The list is the result of a telephone survey of thought leaders in the orthopaedics industry who were asked to determine who among their peers are at the top of their profession. Included in the list is a quote from someone in the field who nominated each person. Dr. Emery is called “an amazing surgeon, leader and clinical researcher.”
Emery said he is honored and humbled to be included among the leaders in the field. “I know almost everyone on the list. They’re largely academic orthopaedic spine surgeons, and they’re good surgeons,” he said. “They know what it’s like to work in the trenches, which carries a lot of impact.”
The decision to go into orthopaedics came from a desire to pursue his passions in life – sports, science and people. “I like to fix things, and medicine is a great combination of science and people,” he said. “I like being able to make a significant difference in a lot of people’s lives just by fixing things.”
Originally from Albany, N.Y., Emery completed his undergraduate education at Dartmouth College. He received his medical degree from the Duke University School of Medicine before returning to New York to complete his medical internship, surgical residency and orthopaedic residency at Strong Memorial Hospital in Rochester.
Emery completed a spine fellowship at Case Western Reserve University and became a faculty member there. While at Case Western, he also received his Master of Business Administration (M.B.A.) degree. In 2003, he joined the faculty of WVU as professor and chair of the Department of Orthopaedics.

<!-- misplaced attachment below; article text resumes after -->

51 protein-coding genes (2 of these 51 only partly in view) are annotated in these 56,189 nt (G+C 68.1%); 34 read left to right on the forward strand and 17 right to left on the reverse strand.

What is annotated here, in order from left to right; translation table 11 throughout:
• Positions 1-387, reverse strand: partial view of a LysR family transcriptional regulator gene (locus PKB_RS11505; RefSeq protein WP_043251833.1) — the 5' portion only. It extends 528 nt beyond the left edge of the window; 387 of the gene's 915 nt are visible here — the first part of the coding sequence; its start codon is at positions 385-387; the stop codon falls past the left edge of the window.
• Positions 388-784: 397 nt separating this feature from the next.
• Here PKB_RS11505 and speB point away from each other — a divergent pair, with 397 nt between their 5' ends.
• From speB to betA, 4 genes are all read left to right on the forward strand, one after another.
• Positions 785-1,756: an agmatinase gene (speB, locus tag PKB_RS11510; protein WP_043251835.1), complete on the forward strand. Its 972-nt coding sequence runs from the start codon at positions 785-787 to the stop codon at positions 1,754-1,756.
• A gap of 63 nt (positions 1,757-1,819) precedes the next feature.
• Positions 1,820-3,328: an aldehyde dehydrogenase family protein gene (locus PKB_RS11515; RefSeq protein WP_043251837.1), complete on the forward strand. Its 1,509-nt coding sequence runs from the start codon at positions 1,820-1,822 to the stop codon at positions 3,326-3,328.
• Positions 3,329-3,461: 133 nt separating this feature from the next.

“I had just finished my M.B.A., and I wanted to build something. Building a department is like building a company. That was attractive. And, I like change, which is certainly something that is emphasized in business school,” he said. “Being at WVU has been rewarding, as we have had some success in the growth and development of the department.”
Academic medicine is a natural fit because, Emery said, he loves to teach. “I love working with the residents, fellows and faculty, and I love the depth of academics. It’s very stimulating and constantly refreshing. Every year, we get new residents. We continue to grow and build our program. It is challenging and doesn’t get stale.”
Emery said academic medicine is also exciting because it requires him to be on the cutting edge of operating procedures and teaching. “Things change. We’re not doing the same procedures we did 20 years ago or even 10 years ago. You have to be up on your game,” he said.
While he said the smartest thing he has ever done was to marry his wife – Gwen Emery, M.D., a family medicine physician at WVU Cheat Lake Physicians – Emery feels that his proudest moments as a professional came more recently when he was named president of the Cervical Spine Research Society and a member of the American Board of Orthopaedic Surgeons Board of Directors.
“That was a pleasant surprise to be appointed to those leadership positions,” he said. “They keep me out of trouble and keep me busy.”
When all is said and done, Emery hopes to be remembered as someone who had a positive impact on what he did wherever he was and someone who put effort into growth, change and improvement, hopefully for the better.
“Mentorship for residents and young orthopaedic surgeons is very rewarding. I had tremendous mentors early on in my career, and I continue to rely on those people to this day,” he said. “If I can be a mentor in the same way that mine were for me that would be very satisfying.”
The list of the Top 28 Spine Surgeons in America appeared in the April 17 issue of “Orthopedics This Week.” It can be viewed online at www.rushortho.com/pdf/Orthopedics%20This%20Week%20Top%2028%20Spine%20Surgeons%20in%20America.pdf.
For more information: Angela Jones, News Service Coordinator, 304-293-7087